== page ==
Brescia is both in population and influence the second largest city in Lombardy after Milan. Its location, along the road between Milan and Venice, plays an important role in this, as does the large number of iron mines in the area. It is the capital of the province of the same name.
Brescia travel guide
The city has two tourist information offices. The Infopoint Stazione, as its name suggests, is located in the city’s main railway station (Viale della Stazione 56; tel +39 030 8378559; Monday to Sunday from 09:00 to 13:00 and from 13:30 to 17:30). The second office is located at Piazza della Loggia, 13/b (tel +39 030 2400357; Monday to Saturday from 09.30 to 18.30 and Sundays and holidays from 10.00 to 18.00).
A brief history of Brescia
The name of the town is derived from the Celtic Brixia, meaning “hill” or “height”. The first inhabitants were the Ligurians, who thus preceded the Romans. In the 4th century BC it became an important settlement of the Gallic tribe of the Cenomani. An alliance with the Romans followed a century later. The Romans granted the population city rights in the 1st century BC. In the year 49 BC it became an independent municipality, proclaimed Colonia Civica by Augustus, meaning that everyone living in the city was a Roman citizen.
After being conquered by the barbarians, it was a Longobard duchy between the 6th and 8th centuries. In the 12th century Brescia was granted city rights, which the city was forced to defend against imperial troops.
Still later, the city was subjugated by various rulers, including the Visconti. From the 15th to the 18th century, Brescia was under the authority of Venice. After this the city joined the Cisalpine Republic, then the Italian Empire and in 1815 Austria.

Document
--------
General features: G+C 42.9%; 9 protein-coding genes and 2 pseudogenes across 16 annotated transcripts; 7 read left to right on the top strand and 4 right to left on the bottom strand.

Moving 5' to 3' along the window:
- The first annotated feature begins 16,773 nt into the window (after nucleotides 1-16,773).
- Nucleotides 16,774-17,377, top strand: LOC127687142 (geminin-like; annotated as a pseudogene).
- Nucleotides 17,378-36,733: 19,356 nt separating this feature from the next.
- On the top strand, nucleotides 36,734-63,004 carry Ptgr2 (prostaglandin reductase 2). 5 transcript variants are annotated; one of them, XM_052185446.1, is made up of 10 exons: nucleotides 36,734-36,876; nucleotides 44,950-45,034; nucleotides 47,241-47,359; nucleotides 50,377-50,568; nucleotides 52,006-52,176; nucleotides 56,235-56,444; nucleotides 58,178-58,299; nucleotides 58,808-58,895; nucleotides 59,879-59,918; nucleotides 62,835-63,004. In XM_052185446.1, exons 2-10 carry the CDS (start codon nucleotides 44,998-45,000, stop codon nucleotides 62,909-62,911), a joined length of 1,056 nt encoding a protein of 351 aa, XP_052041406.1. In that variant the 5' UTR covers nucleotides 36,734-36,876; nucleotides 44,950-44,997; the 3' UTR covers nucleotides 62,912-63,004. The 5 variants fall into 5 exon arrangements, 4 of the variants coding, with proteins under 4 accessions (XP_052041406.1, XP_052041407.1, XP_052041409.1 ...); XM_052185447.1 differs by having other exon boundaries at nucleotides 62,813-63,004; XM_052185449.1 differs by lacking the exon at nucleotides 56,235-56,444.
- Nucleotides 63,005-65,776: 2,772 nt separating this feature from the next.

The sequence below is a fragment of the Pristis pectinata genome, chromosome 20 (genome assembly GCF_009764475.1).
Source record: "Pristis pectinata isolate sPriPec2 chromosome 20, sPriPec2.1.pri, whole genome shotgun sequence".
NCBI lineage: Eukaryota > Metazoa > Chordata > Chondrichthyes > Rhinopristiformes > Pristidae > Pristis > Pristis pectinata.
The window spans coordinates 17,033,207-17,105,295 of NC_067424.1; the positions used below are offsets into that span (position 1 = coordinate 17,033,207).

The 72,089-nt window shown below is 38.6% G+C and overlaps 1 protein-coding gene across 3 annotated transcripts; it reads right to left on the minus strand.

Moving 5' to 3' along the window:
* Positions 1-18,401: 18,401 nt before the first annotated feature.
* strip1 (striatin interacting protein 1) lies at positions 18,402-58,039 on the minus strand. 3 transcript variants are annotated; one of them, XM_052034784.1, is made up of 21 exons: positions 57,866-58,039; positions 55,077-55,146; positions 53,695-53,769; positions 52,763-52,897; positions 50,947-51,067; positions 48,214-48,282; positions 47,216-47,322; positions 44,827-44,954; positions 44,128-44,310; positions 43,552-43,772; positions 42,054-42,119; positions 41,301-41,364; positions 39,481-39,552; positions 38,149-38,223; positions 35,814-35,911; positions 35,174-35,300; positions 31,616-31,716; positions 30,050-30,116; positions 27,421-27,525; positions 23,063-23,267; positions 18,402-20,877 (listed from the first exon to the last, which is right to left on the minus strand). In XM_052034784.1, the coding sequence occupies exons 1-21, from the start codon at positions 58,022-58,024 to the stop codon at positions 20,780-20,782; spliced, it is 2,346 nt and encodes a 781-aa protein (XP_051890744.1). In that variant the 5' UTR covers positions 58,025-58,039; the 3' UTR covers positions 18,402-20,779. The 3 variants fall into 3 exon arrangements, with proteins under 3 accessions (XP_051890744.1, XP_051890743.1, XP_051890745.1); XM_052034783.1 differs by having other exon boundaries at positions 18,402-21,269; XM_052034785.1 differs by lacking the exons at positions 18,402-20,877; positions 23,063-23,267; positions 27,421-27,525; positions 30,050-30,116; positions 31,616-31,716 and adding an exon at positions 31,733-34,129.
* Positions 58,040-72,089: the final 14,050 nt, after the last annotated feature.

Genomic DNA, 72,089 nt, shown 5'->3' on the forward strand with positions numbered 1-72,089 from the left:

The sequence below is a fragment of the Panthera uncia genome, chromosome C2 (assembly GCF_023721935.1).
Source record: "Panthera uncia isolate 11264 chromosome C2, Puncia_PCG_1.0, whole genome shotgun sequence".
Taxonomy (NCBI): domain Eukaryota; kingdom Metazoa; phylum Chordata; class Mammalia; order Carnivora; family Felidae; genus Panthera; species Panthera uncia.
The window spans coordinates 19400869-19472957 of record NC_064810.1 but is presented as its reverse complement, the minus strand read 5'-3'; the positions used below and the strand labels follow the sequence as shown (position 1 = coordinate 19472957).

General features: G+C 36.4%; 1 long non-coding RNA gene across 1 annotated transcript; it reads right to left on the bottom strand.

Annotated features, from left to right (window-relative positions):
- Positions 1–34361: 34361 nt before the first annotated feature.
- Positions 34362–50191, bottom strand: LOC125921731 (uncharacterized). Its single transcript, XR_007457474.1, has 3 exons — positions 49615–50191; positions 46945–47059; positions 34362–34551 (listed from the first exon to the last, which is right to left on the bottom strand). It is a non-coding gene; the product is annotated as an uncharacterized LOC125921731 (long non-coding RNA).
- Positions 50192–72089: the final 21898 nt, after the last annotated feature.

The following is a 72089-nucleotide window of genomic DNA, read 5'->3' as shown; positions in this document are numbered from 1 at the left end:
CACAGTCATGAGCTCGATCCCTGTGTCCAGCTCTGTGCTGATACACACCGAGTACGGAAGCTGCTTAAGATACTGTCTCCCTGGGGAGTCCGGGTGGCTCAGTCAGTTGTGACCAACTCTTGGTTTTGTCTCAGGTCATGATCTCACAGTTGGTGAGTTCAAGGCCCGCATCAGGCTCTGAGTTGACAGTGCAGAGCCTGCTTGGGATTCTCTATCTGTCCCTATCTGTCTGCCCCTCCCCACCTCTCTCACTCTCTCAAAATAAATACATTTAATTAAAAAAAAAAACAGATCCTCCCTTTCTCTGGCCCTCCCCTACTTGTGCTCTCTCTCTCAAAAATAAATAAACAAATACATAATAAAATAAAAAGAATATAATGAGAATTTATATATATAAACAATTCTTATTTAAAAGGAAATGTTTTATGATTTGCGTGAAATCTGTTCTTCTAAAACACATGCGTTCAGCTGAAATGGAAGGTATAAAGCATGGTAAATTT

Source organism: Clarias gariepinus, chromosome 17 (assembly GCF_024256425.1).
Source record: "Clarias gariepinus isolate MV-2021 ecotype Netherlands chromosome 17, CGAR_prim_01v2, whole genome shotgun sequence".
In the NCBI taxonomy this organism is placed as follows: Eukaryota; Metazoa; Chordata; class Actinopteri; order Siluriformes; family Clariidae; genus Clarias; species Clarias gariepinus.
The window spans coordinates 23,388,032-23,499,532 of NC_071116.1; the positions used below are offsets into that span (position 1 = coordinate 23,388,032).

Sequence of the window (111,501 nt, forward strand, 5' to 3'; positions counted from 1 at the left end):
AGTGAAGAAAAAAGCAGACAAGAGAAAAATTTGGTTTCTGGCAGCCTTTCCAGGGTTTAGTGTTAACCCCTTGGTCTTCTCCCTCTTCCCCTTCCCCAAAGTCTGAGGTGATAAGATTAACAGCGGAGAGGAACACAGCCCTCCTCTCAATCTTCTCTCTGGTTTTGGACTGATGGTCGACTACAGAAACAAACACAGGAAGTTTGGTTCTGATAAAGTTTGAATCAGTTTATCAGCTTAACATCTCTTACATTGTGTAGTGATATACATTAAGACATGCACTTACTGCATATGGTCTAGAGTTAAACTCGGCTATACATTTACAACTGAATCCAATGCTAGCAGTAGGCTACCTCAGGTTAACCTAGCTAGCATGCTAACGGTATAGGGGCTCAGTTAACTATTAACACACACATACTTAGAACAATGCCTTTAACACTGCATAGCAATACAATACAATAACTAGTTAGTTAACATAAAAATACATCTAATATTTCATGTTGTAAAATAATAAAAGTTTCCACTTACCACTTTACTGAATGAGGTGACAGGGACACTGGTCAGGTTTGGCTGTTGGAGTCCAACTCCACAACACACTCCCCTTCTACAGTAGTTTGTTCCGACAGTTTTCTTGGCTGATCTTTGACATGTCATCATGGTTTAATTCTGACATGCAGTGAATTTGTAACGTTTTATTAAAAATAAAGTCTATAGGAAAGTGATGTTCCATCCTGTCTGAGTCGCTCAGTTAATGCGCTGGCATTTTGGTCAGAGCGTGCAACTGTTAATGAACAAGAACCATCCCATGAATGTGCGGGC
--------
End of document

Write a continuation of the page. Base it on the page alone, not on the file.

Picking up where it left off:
From March 23 to April 1, 1849, a popular uprising against the Austrians took place, known as the 10 Giornate di Brescia (“10 Days of Brescia”). The heroism with which they fought earned the city the nickname “Lioness of Italy”.
What to see in Brescia
The two most important buildings from Roman times are the Capitolium and the Teatro Romano.
The San Salvatore Basilica dates back to the Middle Ages, while the Duomo Vecchio (“Old Cathedral”) and the Palazzo del Broletto represent Romanesque architecture. The Duomo Nuovo (“New Cathedral”) was built in the 17th century. The Santa Giulia Monastery is on the UNESCO World Heritage List.
The current version of the Castle, from which one can enjoy a beautiful view, also dates from that era.
The Palazzo Martinengo da Barco was erected in the 16th century on a building from the 14th century. Other interesting attractions include the fortifications and the Piazza della Loggia.
The Tosio Martinengo Pinacotheque is the city’s main museum.